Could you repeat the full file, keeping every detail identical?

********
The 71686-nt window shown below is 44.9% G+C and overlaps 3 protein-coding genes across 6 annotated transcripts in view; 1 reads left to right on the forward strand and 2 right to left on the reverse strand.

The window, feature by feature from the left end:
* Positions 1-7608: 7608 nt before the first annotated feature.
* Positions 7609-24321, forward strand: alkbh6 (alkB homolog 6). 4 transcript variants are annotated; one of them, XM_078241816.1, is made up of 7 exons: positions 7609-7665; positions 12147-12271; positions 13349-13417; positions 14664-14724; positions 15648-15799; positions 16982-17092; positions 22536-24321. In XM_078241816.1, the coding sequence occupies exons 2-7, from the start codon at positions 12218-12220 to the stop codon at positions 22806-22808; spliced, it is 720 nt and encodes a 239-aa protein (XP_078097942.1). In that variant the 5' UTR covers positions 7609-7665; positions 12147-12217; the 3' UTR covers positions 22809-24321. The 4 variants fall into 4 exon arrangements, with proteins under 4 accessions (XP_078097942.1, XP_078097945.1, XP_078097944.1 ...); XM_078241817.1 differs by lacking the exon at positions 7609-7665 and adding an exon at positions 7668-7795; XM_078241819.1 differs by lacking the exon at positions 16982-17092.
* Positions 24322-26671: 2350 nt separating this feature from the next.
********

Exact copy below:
The 71686-nt window shown below is 44.9% G+C and overlaps 3 protein-coding genes across 6 annotated transcripts in view; 1 reads left to right on the forward strand and 2 right to left on the reverse strand.

The window, feature by feature from the left end:
* Positions 1-7608: 7608 nt before the first annotated feature.
* Positions 7609-24321, forward strand: alkbh6 (alkB homolog 6). 4 transcript variants are annotated; one of them, XM_078241816.1, is made up of 7 exons: positions 7609-7665; positions 12147-12271; positions 13349-13417; positions 14664-14724; positions 15648-15799; positions 16982-17092; positions 22536-24321. In XM_078241816.1, the coding sequence occupies exons 2-7, from the start codon at positions 12218-12220 to the stop codon at positions 22806-22808; spliced, it is 720 nt and encodes a 239-aa protein (XP_078097942.1). In that variant the 5' UTR covers positions 7609-7665; positions 12147-12217; the 3' UTR covers positions 22809-24321. The 4 variants fall into 4 exon arrangements, with proteins under 4 accessions (XP_078097942.1, XP_078097945.1, XP_078097944.1 ...); XM_078241817.1 differs by lacking the exon at positions 7609-7665 and adding an exon at positions 7668-7795; XM_078241819.1 differs by lacking the exon at positions 16982-17092.
* Positions 24322-26671: 2350 nt separating this feature from the next.